“You always thought of me as the brother you wish you had, right? Maybe I’m that. Or maybe my purpose was just to get you to this moment.”
That moment is confrontation. That moment is Owen’s ideal narrative playing out in his dream. To call it a fantasy would simply be wrong. Yes, the visual setup is fiction, but the moment is constructed based on his real life experience. It is based on the fact that he needs to address the relationship he has with his brother, not to mention family in another dream sequence where Owen dresses like Post Malone, and what comes of it. While the C pill medically helps, it’s the initial dependency on dreaming that creates this reality-bending manifestation of what his mind wants to figure out. He needs to hide in them to create some sort of guidance on how to confront the real life situations.
Let’s think about this idea for a second.
Dream states drive the consequential narrative of identifying what is real and what is not, which is something that us human beings often contemplate about. Imagine going to sleep and theoretically knowing that you are about to enter an unrealistic realm. Once we close our eyes and go to sleep, we expect a happier escapism in the form of dream sequences. Often times, these sequences are what keeps our eyelids so glued to the face and never wanting to wake up early. It gives us a sense of calm as we rest our heads from reality. But how much does it differ from real life? How many times do we experience a dream that depicts our daily routine, but with a twist? This twist may actually come in an exaggerated version of the reality that our brain develops. It exploits our memory and turns it into a gigantic ball of presumption. For example, when teenagers have a wet dream about someone who has constantly been on their minds and or call logs. Yes, it may be biologically different and yes, some might think that this subject is taboo. However, it is a universal example of a dream in which we often take as a sign that we might actually have a chance to develop a romantic relationship with whoever’s on that dream. That dream drives the very narrative of our upcoming thoughts and actions once we wake up. It makes our brain argues whether it is pursuable in real life or not. Thus, the dream itself becomes intertwined with our reality.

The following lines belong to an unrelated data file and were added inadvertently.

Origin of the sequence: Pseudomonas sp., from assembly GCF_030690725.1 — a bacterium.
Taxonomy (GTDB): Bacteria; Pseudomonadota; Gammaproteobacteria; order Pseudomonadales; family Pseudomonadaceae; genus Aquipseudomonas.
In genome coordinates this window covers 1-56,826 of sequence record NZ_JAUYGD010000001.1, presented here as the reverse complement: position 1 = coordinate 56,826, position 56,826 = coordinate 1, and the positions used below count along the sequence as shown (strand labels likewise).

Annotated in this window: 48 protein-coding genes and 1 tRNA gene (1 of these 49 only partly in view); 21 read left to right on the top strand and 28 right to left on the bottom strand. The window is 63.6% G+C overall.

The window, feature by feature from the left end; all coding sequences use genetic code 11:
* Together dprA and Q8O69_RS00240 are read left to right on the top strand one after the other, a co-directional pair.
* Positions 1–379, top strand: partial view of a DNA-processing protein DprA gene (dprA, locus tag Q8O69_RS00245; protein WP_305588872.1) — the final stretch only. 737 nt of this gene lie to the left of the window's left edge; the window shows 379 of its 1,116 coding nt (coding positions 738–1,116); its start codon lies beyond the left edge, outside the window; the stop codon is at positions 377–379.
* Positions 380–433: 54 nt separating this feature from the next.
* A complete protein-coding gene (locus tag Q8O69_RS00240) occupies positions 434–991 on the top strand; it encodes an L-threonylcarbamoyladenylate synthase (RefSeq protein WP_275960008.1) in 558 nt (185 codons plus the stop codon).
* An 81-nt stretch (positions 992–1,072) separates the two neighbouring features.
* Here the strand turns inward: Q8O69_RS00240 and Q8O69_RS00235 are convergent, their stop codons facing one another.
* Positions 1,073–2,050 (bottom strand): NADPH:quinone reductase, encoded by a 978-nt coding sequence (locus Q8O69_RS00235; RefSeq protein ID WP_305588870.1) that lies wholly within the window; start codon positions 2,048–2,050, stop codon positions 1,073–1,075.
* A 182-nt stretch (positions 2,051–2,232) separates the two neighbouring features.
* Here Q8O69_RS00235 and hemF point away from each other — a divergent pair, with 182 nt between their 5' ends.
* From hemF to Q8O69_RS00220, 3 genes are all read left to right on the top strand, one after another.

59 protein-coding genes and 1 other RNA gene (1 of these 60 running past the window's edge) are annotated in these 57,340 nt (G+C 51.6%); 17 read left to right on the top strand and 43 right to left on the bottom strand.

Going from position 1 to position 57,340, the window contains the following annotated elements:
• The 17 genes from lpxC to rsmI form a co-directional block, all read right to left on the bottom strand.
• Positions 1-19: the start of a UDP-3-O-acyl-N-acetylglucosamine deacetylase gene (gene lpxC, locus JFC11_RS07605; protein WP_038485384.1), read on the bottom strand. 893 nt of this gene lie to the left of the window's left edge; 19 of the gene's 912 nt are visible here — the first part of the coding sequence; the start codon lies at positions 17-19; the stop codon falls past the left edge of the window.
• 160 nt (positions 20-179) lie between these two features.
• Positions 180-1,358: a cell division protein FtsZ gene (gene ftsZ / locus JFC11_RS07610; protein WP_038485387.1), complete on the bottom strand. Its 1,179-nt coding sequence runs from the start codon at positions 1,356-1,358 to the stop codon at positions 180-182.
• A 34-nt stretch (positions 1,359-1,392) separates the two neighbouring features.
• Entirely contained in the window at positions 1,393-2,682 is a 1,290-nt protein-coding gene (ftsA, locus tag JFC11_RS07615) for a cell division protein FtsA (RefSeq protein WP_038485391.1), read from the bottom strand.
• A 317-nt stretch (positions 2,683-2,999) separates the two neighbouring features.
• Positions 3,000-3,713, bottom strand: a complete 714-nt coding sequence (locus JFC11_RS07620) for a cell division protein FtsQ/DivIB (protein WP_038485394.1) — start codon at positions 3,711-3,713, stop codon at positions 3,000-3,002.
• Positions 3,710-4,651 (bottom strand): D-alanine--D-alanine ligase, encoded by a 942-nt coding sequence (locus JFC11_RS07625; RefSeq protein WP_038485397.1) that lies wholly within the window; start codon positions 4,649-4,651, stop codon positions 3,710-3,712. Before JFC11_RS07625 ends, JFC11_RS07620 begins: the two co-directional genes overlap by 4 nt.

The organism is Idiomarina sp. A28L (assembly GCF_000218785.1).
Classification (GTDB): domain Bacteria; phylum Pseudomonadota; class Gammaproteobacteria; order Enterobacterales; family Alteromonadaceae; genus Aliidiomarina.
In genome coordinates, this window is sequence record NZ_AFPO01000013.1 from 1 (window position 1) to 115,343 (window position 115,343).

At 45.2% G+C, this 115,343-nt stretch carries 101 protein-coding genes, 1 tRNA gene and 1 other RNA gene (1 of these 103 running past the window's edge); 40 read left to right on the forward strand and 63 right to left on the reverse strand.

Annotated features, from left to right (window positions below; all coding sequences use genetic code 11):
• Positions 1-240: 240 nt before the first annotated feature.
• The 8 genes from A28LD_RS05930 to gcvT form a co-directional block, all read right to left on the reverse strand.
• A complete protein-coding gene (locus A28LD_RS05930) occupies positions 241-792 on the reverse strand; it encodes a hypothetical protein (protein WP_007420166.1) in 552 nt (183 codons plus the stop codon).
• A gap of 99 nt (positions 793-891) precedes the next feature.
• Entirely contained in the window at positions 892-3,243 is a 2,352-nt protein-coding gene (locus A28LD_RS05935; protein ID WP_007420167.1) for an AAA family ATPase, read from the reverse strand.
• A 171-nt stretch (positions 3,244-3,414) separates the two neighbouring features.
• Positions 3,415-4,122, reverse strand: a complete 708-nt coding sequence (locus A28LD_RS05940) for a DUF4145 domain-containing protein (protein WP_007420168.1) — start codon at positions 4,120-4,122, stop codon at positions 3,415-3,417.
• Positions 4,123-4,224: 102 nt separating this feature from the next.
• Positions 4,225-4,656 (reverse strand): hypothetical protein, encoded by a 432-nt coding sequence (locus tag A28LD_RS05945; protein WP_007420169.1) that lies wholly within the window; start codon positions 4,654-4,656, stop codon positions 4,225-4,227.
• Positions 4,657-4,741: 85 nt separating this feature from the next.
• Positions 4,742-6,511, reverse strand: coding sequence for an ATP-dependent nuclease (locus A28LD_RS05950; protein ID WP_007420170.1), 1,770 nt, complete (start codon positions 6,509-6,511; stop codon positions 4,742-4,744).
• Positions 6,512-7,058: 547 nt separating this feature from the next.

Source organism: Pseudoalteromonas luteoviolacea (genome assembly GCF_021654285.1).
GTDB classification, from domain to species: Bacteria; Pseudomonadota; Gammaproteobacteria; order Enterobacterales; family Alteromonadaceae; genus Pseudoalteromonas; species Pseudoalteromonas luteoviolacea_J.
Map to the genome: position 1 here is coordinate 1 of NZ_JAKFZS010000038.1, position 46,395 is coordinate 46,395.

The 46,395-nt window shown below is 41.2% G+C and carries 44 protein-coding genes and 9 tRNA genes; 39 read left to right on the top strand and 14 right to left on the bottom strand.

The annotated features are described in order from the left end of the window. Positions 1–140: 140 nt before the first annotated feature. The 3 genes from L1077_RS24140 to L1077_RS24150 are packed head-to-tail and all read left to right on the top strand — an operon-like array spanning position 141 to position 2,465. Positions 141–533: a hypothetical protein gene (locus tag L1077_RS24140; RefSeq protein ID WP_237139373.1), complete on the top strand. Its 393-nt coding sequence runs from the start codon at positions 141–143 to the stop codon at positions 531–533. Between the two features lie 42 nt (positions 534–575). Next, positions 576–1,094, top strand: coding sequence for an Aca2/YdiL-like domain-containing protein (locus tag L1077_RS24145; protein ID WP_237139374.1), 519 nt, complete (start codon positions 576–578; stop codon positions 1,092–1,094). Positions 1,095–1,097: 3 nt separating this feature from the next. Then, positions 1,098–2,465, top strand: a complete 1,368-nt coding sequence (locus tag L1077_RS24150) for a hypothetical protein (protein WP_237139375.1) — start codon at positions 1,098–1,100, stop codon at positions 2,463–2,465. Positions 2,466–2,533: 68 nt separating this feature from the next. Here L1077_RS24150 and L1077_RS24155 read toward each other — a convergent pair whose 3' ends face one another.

What Maniac implicitly teaches us is that we often don’t realize how powerful a dream can be in helping us journey through real life. Dreams are what drive Annie and Owen to confront their mental illness and the underlying burden that comes with it. They even confront the issue of them being entangled in each other’s dreams. We see them realizing that the potential connection within their dreams may actually be developed in real life. While Owen is hesitant at first, he finally agrees with Annie that they need each other as a helping hand. They may be mentally ill, but they have each other to help navigate reality. A reality shaped and influenced by what their brain makes them think during those dream states, just like ours. We go to sleep, we wake up, and we contemplate on what could have been or what could be based on the thoughts that our brain manifests as dreams during sleeping hours. And just like that, we are all maniacs in real life.